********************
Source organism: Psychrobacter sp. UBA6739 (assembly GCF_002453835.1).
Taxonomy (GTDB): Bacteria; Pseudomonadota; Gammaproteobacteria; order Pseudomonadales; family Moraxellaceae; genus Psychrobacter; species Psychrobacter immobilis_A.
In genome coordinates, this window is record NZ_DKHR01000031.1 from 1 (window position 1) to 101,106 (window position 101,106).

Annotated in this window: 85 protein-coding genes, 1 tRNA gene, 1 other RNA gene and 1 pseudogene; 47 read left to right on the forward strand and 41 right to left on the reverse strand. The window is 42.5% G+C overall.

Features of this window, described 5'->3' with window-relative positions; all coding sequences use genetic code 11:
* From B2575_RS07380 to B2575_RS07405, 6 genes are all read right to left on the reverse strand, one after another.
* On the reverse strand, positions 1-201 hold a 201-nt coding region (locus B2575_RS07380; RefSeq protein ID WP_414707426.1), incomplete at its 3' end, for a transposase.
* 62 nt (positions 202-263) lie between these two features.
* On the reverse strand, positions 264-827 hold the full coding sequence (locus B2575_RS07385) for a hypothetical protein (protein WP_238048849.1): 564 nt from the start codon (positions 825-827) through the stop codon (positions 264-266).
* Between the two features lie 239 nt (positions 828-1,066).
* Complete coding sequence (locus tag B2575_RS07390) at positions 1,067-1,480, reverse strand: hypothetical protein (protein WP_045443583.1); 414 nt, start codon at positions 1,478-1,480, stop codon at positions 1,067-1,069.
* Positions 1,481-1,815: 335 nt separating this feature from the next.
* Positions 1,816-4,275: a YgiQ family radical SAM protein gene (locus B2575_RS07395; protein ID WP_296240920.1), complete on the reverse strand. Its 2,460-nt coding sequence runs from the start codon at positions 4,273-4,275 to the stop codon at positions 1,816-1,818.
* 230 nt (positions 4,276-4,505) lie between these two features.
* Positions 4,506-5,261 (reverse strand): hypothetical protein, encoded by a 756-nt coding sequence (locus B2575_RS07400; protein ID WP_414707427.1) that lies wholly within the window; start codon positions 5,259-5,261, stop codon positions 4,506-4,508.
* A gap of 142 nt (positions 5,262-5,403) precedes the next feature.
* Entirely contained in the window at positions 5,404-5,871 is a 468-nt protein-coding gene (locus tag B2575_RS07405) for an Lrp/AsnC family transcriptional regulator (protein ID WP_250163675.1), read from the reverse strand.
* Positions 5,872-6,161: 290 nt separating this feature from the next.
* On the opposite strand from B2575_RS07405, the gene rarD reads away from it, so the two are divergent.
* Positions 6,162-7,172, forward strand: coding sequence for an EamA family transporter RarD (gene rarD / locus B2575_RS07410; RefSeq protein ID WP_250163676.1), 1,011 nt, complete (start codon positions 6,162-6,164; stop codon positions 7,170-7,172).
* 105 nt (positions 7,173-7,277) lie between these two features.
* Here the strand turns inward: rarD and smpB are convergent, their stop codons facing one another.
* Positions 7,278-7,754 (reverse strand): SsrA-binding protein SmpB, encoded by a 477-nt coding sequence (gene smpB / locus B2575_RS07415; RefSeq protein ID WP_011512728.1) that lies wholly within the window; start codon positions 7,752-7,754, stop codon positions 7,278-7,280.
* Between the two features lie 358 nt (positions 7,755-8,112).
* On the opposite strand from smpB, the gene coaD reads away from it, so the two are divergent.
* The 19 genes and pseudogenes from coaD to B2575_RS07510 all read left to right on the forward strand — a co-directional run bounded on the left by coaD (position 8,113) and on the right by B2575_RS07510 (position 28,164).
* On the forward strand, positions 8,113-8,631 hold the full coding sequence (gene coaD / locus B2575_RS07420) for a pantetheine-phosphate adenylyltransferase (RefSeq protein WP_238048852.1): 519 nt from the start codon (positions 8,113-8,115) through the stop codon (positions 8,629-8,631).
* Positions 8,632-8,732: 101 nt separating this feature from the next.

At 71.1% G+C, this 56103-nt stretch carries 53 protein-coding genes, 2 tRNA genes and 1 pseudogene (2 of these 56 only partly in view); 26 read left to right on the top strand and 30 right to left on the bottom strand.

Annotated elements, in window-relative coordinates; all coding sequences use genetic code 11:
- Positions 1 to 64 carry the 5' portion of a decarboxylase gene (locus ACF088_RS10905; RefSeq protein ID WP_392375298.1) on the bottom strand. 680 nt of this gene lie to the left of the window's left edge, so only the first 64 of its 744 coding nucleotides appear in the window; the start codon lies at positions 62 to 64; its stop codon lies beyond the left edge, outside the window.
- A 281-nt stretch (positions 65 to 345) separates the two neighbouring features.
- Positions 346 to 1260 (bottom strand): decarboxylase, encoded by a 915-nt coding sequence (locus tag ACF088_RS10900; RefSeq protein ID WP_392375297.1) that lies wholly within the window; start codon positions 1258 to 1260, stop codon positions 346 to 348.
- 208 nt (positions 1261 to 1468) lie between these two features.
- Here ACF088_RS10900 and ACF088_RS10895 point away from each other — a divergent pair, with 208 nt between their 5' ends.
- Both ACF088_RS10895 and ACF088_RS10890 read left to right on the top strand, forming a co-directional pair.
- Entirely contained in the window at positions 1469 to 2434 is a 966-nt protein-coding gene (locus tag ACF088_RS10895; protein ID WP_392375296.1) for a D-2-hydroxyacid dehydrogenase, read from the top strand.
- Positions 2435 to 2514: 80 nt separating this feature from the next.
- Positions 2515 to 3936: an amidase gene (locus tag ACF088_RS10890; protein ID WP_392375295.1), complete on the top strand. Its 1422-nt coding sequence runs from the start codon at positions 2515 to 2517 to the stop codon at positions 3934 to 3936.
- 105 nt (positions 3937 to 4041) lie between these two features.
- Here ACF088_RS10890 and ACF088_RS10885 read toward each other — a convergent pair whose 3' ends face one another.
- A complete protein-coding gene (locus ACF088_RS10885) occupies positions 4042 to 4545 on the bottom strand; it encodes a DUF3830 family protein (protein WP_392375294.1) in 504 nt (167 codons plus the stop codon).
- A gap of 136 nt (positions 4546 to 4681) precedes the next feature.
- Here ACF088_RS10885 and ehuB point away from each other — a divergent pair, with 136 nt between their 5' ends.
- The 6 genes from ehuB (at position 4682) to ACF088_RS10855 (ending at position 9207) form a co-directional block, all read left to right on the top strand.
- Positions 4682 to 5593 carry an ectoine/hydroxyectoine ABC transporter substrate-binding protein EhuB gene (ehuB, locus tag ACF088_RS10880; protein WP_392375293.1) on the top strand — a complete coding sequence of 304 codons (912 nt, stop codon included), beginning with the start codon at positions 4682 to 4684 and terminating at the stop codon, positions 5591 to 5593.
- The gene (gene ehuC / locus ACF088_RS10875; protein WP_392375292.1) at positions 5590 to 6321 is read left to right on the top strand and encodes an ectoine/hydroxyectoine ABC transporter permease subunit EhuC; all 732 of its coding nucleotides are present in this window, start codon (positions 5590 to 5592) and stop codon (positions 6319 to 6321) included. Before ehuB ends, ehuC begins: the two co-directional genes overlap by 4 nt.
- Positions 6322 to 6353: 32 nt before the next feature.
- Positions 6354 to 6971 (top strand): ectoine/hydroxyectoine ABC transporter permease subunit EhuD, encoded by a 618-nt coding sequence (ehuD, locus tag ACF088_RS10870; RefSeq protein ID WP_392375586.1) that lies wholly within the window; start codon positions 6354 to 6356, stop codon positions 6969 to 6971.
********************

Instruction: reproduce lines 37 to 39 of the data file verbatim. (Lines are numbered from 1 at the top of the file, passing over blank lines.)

- Entirely contained in the window at positions 1469 to 2434 is a 966-nt protein-coding gene (locus tag ACF088_RS10895; protein ID WP_392375296.1) for a D-2-hydroxyacid dehydrogenase, read from the top strand.
- Positions 2435 to 2514: 80 nt separating this feature from the next.
- Positions 2515 to 3936: an amidase gene (locus tag ACF088_RS10890; protein ID WP_392375295.1), complete on the top strand. Its 1422-nt coding sequence runs from the start codon at positions 2515 to 2517 to the stop codon at positions 3934 to 3936.